cover image Fort Dearborn

Fort Dearborn

Jerry Crimmins, . . Northwestern Univ., $27.95 (431pp) ISBN 978-0-8101-2296-3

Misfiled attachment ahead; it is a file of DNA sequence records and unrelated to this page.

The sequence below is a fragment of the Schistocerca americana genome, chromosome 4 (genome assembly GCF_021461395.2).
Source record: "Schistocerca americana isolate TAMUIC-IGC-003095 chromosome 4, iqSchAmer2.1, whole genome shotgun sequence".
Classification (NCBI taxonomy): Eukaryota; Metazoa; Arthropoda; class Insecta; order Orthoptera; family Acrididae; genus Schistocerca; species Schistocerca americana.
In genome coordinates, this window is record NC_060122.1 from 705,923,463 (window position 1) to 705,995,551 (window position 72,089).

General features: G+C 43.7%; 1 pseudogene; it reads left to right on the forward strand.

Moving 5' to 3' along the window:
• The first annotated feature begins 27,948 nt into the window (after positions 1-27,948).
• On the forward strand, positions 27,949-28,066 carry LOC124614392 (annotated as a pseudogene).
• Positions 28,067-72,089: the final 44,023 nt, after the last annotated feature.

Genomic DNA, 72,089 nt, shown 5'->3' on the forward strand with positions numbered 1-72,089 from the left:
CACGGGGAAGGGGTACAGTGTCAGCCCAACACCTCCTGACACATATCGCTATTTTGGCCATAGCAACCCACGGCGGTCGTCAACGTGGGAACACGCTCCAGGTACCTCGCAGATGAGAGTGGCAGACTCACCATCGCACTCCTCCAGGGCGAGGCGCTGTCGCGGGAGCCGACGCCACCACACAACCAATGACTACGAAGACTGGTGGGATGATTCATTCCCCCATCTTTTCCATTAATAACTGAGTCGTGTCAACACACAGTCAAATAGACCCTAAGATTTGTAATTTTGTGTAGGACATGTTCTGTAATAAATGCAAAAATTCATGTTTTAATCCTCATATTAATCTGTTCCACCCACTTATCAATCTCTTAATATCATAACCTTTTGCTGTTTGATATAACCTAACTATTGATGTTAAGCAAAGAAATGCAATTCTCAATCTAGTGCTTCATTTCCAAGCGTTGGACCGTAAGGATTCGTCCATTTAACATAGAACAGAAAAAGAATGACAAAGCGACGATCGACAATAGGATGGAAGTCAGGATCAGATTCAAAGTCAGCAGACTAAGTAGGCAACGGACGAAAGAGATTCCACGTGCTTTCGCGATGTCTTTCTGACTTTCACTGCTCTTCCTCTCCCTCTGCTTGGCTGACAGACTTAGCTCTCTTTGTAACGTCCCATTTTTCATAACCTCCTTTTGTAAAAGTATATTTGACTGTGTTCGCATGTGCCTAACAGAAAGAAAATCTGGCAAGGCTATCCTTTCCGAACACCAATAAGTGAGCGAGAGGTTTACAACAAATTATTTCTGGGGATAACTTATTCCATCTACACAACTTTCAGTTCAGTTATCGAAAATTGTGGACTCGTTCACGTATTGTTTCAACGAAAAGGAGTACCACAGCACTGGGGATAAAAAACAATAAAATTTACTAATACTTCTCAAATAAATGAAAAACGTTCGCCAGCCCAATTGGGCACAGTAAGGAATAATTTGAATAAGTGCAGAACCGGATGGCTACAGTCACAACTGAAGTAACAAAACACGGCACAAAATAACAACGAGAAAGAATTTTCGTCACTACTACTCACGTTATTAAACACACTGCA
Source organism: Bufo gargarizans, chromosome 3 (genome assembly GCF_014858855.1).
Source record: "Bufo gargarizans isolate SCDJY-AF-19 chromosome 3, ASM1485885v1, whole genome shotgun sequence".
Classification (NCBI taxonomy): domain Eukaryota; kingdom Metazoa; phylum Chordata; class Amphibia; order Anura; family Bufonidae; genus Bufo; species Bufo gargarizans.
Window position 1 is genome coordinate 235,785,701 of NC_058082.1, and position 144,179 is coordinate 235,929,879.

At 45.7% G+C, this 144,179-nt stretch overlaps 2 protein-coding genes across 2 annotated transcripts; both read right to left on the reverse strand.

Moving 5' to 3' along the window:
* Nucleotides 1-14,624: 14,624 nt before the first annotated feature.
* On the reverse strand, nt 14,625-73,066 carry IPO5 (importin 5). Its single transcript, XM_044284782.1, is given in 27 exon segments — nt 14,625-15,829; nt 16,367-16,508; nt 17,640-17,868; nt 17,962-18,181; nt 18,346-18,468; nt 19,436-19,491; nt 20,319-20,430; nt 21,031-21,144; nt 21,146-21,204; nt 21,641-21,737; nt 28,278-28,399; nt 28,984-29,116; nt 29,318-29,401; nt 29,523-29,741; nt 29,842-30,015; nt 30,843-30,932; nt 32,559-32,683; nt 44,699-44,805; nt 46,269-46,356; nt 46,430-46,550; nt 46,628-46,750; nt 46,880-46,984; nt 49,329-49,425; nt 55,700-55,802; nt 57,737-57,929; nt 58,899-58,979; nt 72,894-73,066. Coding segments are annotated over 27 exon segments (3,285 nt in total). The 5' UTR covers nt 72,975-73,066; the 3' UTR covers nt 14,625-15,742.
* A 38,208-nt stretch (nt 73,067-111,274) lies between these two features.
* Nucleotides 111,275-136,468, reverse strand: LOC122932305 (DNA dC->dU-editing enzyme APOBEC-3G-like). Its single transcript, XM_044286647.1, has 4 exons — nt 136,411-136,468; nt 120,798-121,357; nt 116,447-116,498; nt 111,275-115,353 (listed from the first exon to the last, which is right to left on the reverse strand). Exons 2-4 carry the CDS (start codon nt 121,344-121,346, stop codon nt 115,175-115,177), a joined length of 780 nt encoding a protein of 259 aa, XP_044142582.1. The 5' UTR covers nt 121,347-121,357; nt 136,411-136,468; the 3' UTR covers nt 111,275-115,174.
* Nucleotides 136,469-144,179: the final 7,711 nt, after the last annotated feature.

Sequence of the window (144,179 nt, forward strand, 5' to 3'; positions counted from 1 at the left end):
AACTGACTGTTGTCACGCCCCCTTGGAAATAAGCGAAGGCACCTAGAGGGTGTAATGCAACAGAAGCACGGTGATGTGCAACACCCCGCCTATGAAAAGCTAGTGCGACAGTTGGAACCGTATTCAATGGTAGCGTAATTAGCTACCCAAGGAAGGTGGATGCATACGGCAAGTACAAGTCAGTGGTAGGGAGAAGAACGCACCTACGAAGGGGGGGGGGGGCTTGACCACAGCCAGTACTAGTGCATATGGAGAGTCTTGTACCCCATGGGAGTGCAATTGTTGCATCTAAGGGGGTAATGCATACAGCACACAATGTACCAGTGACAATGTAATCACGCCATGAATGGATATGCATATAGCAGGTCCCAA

Veteran Chicago reporter and editor Crimmins (Obits and Murders ) explores the Windy City's roots in this vividly imagined and scrupulously documented historical. Fort Dearborn is established in 1803 as an isolated outpost near the confluence of the Chicago River and Lake Michigan, deep in Indian country. The fort, home to 81 soldiers and their families, shares its favorable site with a handful of other settlers including a wealthy Indian trader, John Kinzie. After 20 years of uneasy truce, Indian tribes in the Northwest Territory, loosely affiliated under the charismatic leadership of a Shawnee chief, Tecumseh, and allied with the English, attack vulnerable American frontier garrisons as the war of 1812 breaks out. A coalition of tribes led by the neighboring Potawatomies set their sights on Dearborn. Crimmins populates his novel with historical figures drawn from his extensive research, but he employs two fictional characters—Jimmy Wheeler, the young son of one of the fort's soldiers, and Jimmy's friend Strong Pike, a young Potawatomie boy who lives nearby—to present a balanced microcosm of an epic struggle. (Aug.)